The Influence of Treaties on Deuteronomy, Exclusive Monolatry, and Covenant Theology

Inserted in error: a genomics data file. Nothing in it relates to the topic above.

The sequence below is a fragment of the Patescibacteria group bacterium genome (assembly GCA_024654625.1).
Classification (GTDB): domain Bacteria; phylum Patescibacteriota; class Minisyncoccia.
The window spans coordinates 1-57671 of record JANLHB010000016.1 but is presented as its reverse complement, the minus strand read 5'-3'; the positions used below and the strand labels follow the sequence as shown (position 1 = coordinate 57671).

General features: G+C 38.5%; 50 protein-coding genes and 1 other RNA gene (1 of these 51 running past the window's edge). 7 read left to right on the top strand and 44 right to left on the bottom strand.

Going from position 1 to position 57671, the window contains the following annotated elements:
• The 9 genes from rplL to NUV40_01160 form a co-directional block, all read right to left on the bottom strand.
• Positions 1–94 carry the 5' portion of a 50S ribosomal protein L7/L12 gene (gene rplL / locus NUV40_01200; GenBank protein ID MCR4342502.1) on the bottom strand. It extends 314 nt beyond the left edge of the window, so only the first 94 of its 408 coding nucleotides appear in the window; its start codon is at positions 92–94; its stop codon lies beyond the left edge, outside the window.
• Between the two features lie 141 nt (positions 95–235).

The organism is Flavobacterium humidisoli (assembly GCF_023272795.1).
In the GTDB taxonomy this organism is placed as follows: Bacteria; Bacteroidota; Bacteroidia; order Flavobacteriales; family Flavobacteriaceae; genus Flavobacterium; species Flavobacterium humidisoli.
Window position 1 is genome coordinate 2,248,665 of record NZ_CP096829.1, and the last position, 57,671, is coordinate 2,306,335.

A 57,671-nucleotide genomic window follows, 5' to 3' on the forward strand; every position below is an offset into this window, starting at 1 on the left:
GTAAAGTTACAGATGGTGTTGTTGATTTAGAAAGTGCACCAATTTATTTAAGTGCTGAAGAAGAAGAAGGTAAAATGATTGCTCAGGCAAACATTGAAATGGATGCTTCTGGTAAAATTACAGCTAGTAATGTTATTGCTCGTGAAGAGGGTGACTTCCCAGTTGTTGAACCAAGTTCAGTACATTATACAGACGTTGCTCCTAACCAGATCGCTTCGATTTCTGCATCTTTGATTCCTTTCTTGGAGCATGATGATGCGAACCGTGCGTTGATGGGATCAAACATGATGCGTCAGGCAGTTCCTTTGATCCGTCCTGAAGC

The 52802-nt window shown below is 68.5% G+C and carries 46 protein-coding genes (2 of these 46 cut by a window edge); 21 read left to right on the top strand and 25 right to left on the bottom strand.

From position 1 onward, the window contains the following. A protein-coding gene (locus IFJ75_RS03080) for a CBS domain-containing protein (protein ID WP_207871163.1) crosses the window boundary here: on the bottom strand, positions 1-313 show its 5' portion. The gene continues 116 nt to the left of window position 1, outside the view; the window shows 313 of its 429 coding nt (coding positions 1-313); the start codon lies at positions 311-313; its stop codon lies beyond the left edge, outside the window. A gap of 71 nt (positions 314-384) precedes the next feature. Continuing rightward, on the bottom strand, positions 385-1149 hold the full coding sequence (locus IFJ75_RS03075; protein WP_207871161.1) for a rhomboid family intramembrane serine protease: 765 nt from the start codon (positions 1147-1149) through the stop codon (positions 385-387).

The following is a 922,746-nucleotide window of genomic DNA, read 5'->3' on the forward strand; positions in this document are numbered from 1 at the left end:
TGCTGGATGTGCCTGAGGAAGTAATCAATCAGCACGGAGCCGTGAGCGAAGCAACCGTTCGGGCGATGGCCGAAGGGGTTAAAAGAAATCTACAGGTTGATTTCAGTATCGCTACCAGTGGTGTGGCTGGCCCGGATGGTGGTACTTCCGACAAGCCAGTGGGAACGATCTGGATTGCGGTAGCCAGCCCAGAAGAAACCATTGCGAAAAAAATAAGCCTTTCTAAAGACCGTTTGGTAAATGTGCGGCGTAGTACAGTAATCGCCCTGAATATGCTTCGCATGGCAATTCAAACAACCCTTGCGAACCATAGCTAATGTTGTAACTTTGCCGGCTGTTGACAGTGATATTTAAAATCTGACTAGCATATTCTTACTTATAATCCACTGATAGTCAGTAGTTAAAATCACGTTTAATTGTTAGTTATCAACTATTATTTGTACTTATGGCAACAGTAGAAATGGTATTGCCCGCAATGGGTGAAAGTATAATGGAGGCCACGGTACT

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The influence of political and loyalty treaties on Deuteronomy is uncontested, but the exact nature and date of this influence is controversial. Esarhaddon's Succession Treaty contains many parallels, but Deuteronomy's relationship with the treaties seems to be more extensive and complicated than a direct borrowing from one treaty. Although the clearest parallels can be dated to the monarchic period, the influence of the treaties on Deuteronomy can only be post-monarchic in origin. The influence of treaties is especially evident in covenant theology and exclusive monolatry. These ideas were introduced into Deuteronomy rather suddenly without a gradual Fortschreibung. It is not necessary to assume an inner-biblical influence on these theological ideas. More probable is a direct borrowing from treaty ideology and concepts. Behind these new ideas were scribes who had worked in the Judean royal court and been responsible for treaties. Having a deep understanding of such documents, they created revolutionary theological conceptions that were possible only after the older order and its main institutions had collapsed in 587 B.C.E.